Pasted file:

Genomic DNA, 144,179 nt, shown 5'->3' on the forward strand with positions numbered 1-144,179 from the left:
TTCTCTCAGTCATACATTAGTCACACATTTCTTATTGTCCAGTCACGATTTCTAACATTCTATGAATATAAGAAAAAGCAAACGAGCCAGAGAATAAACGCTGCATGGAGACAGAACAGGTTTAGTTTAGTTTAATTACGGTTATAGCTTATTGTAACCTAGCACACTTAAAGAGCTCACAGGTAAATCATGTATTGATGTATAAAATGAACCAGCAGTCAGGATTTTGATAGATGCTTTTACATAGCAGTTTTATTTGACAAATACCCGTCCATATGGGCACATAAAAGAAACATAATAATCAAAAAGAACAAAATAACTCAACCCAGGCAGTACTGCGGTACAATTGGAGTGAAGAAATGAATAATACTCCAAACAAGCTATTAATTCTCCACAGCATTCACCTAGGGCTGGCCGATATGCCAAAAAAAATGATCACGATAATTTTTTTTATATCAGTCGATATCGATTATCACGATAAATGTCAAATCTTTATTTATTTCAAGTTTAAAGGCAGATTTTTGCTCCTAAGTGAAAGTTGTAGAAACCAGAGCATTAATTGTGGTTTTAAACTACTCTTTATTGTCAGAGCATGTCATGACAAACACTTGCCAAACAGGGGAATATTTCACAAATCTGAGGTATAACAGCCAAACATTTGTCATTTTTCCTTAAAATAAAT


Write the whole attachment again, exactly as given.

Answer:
Genomic DNA, 144,179 nt, shown 5'->3' on the forward strand with positions numbered 1-144,179 from the left:
TTCTCTCAGTCATACATTAGTCACACATTTCTTATTGTCCAGTCACGATTTCTAACATTCTATGAATATAAGAAAAAGCAAACGAGCCAGAGAATAAACGCTGCATGGAGACAGAACAGGTTTAGTTTAGTTTAATTACGGTTATAGCTTATTGTAACCTAGCACACTTAAAGAGCTCACAGGTAAATCATGTATTGATGTATAAAATGAACCAGCAGTCAGGATTTTGATAGATGCTTTTACATAGCAGTTTTATTTGACAAATACCCGTCCATATGGGCACATAAAAGAAACATAATAATCAAAAAGAACAAAATAACTCAACCCAGGCAGTACTGCGGTACAATTGGAGTGAAGAAATGAATAATACTCCAAACAAGCTATTAATTCTCCACAGCATTCACCTAGGGCTGGCCGATATGCCAAAAAAAATGATCACGATAATTTTTTTTATATCAGTCGATATCGATTATCACGATAAATGTCAAATCTTTATTTATTTCAAGTTTAAAGGCAGATTTTTGCTCCTAAGTGAAAGTTGTAGAAACCAGAGCATTAATTGTGGTTTTAAACTACTCTTTATTGTCAGAGCATGTCATGACAAACACTTGCCAAACAGGGGAATATTTCACAAATCTGAGGTATAACAGCCAAACATTTGTCATTTTTCCTTAAAATAAAT